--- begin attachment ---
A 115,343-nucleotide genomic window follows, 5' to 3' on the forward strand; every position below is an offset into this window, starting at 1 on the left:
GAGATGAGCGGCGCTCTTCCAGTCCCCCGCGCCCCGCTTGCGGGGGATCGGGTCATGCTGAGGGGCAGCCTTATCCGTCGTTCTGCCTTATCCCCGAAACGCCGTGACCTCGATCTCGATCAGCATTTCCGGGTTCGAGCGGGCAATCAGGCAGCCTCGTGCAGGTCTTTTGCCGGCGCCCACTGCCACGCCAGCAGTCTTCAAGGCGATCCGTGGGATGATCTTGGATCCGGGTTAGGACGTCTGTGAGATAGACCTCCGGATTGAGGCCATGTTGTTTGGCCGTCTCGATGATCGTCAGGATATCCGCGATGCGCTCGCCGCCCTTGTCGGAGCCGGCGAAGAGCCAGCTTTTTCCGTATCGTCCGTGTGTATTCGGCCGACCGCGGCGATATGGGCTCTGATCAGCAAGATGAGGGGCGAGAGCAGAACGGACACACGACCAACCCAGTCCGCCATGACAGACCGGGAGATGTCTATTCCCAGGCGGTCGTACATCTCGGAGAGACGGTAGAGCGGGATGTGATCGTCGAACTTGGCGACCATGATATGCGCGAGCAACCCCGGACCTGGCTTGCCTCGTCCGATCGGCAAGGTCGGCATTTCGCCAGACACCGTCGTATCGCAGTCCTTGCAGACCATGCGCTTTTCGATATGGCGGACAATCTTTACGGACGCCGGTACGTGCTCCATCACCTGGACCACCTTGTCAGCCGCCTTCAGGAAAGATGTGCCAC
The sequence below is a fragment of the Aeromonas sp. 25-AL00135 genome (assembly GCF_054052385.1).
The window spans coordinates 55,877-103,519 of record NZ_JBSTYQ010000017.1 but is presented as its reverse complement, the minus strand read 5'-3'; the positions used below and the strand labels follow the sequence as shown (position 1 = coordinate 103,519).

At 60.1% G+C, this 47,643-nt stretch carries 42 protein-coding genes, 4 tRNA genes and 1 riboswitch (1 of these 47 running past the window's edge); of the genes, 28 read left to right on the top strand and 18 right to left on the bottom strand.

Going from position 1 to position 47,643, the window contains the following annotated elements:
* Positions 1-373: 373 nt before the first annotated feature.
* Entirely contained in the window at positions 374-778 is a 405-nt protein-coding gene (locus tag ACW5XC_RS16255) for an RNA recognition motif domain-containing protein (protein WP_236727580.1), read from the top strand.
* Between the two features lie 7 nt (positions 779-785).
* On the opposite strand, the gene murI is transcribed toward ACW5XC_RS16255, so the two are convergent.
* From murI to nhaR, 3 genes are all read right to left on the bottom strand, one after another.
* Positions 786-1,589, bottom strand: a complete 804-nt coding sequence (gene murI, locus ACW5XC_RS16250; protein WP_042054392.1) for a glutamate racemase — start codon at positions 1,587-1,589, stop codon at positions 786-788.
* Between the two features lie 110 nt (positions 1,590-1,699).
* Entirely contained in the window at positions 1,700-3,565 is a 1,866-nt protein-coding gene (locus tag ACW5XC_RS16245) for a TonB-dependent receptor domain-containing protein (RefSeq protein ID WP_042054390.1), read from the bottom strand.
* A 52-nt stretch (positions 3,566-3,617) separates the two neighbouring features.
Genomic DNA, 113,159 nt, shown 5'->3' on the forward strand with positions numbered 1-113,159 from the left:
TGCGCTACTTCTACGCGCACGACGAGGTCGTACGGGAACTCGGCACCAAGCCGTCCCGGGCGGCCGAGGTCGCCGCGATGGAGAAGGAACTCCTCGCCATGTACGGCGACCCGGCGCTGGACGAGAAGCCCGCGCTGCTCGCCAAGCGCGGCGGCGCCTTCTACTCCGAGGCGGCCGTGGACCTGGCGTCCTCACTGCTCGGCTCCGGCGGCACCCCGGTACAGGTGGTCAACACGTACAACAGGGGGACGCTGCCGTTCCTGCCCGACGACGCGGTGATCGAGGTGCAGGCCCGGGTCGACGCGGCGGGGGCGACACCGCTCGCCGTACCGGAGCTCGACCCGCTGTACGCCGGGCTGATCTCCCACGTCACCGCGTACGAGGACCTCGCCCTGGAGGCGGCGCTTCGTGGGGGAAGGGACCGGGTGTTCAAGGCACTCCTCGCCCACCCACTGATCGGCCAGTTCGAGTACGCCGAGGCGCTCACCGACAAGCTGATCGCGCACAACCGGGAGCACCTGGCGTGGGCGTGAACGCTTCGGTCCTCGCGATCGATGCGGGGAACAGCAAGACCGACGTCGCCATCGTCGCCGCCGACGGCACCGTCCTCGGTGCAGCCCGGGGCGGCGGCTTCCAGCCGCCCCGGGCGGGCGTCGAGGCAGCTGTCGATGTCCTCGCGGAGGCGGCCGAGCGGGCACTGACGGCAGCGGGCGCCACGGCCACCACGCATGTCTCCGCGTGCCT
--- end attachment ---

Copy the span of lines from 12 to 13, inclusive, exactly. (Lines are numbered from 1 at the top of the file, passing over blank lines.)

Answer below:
* Positions 786-1,589, bottom strand: a complete 804-nt coding sequence (gene murI, locus ACW5XC_RS16250; protein WP_042054392.1) for a glutamate racemase — start codon at positions 1,587-1,589, stop codon at positions 786-788.
* Between the two features lie 110 nt (positions 1,590-1,699).